West Virginia University music graduate student Rafael Langoni Smith, who is graduating this spring, has accomplished much at such a young age. The Brazilian-born student has found success in his field of music composition, not only in the College of Creative Arts, but on an international scale.

Smith came to WVU in 2009 through the Music Alive! exchange program between universities in Brazil and the WVU School of Music. The program gives students the opportunity to integrate music education, performing arts, language training and cultural learning activities.

It was truly a turning point in Smith’s education.

“I never thought I’d make so many friends, fare so well academically and learn so much abroad,” he said. “WVU became a very special place for me, and I was lucky to be called back as a graduate assistant by Dr. Michael Vercelli, director of the World Music Performance Center.”

Smith already has a job that most professionals would love to have—composing music for several Brazilian prime time television shows. He’s been working with several music producers from TV Globo for about three years now. Some key contacts in the field helped him land this incredible opportunity.

“I came to know these producers during a course they offered in 2010, in music for film and TV,” Smith said. “I visited their studios, recorded keyboard parts and before I knew it, I was already handling lots of music.”

Smith has accomplished a lot in just four years at WVU. As a graduate assistant he took charge of the WVU Brazilian Ensemble, creating new music, arrangements, leading rehearsals and providing a connection between American students and Brazilian culture.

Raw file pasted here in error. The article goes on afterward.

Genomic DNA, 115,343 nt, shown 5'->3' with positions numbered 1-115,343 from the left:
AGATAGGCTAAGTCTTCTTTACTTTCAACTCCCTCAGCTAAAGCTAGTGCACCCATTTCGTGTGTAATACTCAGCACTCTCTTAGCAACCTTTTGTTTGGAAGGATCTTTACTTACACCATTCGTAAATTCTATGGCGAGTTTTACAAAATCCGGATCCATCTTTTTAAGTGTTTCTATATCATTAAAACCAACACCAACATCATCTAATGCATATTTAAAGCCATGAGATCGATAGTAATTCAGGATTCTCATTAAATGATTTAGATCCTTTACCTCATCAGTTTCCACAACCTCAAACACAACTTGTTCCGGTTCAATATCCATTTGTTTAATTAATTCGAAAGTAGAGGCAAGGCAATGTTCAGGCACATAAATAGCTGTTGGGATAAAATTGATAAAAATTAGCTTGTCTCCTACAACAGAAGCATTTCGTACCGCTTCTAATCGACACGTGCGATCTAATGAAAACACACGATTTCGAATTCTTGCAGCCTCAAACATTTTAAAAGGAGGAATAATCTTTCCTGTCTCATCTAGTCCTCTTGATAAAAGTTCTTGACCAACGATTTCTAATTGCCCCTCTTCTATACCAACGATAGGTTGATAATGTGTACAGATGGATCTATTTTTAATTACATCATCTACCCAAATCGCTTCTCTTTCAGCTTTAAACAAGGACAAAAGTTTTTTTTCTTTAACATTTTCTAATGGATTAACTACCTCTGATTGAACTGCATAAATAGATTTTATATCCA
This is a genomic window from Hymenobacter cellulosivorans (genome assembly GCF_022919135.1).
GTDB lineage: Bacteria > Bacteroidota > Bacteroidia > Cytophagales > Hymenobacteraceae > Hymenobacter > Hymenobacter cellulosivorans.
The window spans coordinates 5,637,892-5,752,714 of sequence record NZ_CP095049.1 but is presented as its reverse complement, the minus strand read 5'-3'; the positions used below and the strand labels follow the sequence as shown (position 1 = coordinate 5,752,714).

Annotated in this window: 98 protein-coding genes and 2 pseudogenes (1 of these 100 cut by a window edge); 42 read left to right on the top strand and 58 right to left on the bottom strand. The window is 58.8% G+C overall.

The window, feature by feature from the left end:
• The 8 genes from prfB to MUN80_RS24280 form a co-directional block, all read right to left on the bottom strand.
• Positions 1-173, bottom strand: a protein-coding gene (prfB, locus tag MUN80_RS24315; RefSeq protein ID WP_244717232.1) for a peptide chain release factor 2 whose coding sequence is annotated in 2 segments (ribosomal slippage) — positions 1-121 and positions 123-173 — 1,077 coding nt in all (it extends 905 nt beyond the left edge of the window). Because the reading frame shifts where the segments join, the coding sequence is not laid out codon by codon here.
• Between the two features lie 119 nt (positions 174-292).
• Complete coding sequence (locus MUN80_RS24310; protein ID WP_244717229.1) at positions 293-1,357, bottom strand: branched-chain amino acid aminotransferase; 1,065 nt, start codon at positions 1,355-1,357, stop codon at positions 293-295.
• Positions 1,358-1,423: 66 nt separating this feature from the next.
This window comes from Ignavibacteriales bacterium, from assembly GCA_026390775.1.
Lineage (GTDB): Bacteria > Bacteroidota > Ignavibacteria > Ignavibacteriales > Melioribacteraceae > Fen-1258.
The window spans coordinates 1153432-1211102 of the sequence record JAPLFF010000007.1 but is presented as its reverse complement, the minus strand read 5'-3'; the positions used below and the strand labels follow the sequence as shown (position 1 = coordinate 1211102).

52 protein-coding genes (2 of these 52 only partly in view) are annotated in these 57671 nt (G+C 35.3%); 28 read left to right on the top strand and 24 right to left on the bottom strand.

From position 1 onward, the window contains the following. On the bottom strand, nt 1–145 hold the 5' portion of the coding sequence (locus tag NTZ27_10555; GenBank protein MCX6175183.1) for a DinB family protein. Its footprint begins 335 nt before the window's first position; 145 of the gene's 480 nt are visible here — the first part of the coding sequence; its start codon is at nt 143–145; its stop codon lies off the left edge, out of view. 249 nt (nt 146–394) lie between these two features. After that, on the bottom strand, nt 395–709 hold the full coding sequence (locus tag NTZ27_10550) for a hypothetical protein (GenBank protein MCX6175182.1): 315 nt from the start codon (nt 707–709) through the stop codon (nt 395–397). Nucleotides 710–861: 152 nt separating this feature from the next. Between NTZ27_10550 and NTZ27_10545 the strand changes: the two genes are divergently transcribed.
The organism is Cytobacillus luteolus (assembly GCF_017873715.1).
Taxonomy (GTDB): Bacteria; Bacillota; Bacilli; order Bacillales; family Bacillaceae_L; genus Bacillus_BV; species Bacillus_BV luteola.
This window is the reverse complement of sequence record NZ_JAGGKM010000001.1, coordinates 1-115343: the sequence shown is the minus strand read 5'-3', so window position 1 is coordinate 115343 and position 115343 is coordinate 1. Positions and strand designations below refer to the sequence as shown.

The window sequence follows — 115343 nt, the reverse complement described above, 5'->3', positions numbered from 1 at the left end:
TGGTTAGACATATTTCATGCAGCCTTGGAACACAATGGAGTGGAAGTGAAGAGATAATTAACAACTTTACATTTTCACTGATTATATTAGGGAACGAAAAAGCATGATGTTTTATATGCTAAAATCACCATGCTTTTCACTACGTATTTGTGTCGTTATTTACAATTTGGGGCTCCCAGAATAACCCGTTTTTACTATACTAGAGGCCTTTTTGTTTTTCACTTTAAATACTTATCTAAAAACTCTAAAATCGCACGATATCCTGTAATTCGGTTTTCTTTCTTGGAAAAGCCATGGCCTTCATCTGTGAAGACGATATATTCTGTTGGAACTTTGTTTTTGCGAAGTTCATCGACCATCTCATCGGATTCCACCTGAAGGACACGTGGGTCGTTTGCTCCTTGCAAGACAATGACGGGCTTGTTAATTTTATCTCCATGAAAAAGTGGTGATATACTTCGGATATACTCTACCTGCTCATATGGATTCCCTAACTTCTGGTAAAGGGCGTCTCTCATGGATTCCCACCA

The University has also flown Smith to numerous festivals to have his music performed, including the 2012 Smithsonian Folklife Festival on the National Mall in Washington, D.C., and another music festival in Washington State. Smith has always been eager to travel, and spent almost 10 years of his life traveling with rock bands in Brazil.

Even with all his international success, the hills of West Virginia will always have a special place in Smith’s heart.

“WVU became an outlet for my creativity,” he said. “Here I can have an idea, and get people involved to make it happen, in so many different ways. This is also what I will miss the most.”

After graduation, Smith plans to go back to Brazil and continue to compose for television and movies. He already has work lined up on an ongoing series called “Malha��o.”

“It’s an insane amount of work, but it also blows my mind that my music has become a part of the lives of millions of people in Brazil and abroad,” he said. “The study of composition opens many doors.”



CONTACT: Charlene Lattea, College of Creative Arts
304-293-4359, Charlene.Lattea@mail.wvu.edu

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